How to relieve a hangover and the rigor with which it occurs depend on how each person’s body breaks down alcohol molecules, and that in turn is determined by the action of enzymes, which are proteins responsible for various biological functions.
According to recent research, the severity of hangovers may depend on genetics and how often you suffer. In other words, when there is a family history of excessive alcohol consumption, a person may be more prone to hangovers; Also, the stronger hangovers are, the worse they will get over time.
A hangover occurs when a person drinks more than they normally drink, no matter how much of the alcohol it actually is. For example, if you’re used to having four drinks on an outing with friends, but today you have seven, tomorrow you’ll have a hangover.
How to relieve a hangover
Although there are many hangover remedies that we owe to decades and decades of conventional wisdom, the reality is that only a few actually work. Spicy food, a beer, isotonic drinks and even over-the-counter medications offer relief from the effects of a hangover that work differently for each person.
Jesús Chavarria, a clinical psychologist at the Center for Addiction and Mental Health in Ontario, Canada, explained in Popular Mechanics that a remedy proven by science that does work to prevent and relieve hangover symptoms is to drink non-alcoholic liquids at the same time.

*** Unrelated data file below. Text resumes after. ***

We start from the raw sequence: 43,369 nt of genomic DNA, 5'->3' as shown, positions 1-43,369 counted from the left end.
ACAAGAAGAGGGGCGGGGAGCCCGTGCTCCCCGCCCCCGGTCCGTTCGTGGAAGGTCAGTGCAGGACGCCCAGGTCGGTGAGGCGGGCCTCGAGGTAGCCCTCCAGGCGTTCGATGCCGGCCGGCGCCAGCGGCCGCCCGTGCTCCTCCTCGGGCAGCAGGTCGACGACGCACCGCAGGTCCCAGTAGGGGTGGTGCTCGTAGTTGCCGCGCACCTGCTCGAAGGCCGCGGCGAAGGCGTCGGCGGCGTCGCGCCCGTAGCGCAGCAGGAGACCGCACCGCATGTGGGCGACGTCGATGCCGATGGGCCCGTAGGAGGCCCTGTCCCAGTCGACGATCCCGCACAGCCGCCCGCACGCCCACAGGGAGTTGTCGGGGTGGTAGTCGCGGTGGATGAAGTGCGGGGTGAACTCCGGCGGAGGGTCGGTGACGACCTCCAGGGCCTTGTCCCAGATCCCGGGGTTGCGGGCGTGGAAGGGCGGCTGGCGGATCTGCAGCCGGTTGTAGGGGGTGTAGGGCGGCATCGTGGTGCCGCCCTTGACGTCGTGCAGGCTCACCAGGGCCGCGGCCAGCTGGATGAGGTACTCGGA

Hangover remedies that do work
Time alcoholic beverages are consumed, as this helps reduce dehydration caused by high alcohol consumption.
Combining alcohol consumption with water, isotonic drinks or serums that are usually used to avoid dehydration, will help rehydrate the body and relieve a hangover the next day.
Sleeping a lot is another good remedy for a hangover, as the body disconnects from the annoying symptoms. Consuming pain relievers such as ibuprofen or aspirin help relieve headaches or general discomfort, but you must stay away from paracetamol while alcohol is still in the body to avoid liver damage.